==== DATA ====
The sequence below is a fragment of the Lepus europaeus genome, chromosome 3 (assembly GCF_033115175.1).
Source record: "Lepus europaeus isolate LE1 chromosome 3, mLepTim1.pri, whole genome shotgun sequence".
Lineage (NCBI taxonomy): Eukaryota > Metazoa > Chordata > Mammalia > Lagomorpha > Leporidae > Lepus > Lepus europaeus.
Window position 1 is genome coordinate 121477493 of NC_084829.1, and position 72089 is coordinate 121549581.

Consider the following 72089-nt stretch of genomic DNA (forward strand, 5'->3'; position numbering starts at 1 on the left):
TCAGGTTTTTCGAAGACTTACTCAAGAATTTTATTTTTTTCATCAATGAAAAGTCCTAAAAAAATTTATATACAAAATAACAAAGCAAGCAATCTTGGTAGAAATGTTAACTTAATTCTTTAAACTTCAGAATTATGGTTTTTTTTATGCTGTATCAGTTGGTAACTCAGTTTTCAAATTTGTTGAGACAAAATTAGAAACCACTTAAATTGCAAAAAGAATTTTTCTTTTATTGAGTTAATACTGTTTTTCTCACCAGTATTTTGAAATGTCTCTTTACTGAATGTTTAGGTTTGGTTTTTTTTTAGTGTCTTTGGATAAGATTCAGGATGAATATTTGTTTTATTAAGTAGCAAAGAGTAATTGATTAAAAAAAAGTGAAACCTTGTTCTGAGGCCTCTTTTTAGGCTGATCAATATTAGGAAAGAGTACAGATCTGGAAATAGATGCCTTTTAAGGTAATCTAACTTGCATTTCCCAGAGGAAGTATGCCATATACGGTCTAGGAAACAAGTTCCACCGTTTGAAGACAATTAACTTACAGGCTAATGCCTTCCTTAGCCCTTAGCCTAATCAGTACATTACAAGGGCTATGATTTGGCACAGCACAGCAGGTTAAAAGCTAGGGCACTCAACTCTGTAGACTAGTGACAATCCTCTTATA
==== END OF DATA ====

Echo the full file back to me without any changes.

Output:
The sequence below is a fragment of the Lepus europaeus genome, chromosome 3 (assembly GCF_033115175.1).
Source record: "Lepus europaeus isolate LE1 chromosome 3, mLepTim1.pri, whole genome shotgun sequence".
Lineage (NCBI taxonomy): Eukaryota > Metazoa > Chordata > Mammalia > Lagomorpha > Leporidae > Lepus > Lepus europaeus.
Window position 1 is genome coordinate 121477493 of NC_084829.1, and position 72089 is coordinate 121549581.

Consider the following 72089-nt stretch of genomic DNA (forward strand, 5'->3'; position numbering starts at 1 on the left):
TCAGGTTTTTCGAAGACTTACTCAAGAATTTTATTTTTTTCATCAATGAAAAGTCCTAAAAAAATTTATATACAAAATAACAAAGCAAGCAATCTTGGTAGAAATGTTAACTTAATTCTTTAAACTTCAGAATTATGGTTTTTTTTATGCTGTATCAGTTGGTAACTCAGTTTTCAAATTTGTTGAGACAAAATTAGAAACCACTTAAATTGCAAAAAGAATTTTTCTTTTATTGAGTTAATACTGTTTTTCTCACCAGTATTTTGAAATGTCTCTTTACTGAATGTTTAGGTTTGGTTTTTTTTTAGTGTCTTTGGATAAGATTCAGGATGAATATTTGTTTTATTAAGTAGCAAAGAGTAATTGATTAAAAAAAAGTGAAACCTTGTTCTGAGGCCTCTTTTTAGGCTGATCAATATTAGGAAAGAGTACAGATCTGGAAATAGATGCCTTTTAAGGTAATCTAACTTGCATTTCCCAGAGGAAGTATGCCATATACGGTCTAGGAAACAAGTTCCACCGTTTGAAGACAATTAACTTACAGGCTAATGCCTTCCTTAGCCCTTAGCCTAATCAGTACATTACAAGGGCTATGATTTGGCACAGCACAGCAGGTTAAAAGCTAGGGCACTCAACTCTGTAGACTAGTGACAATCCTCTTATA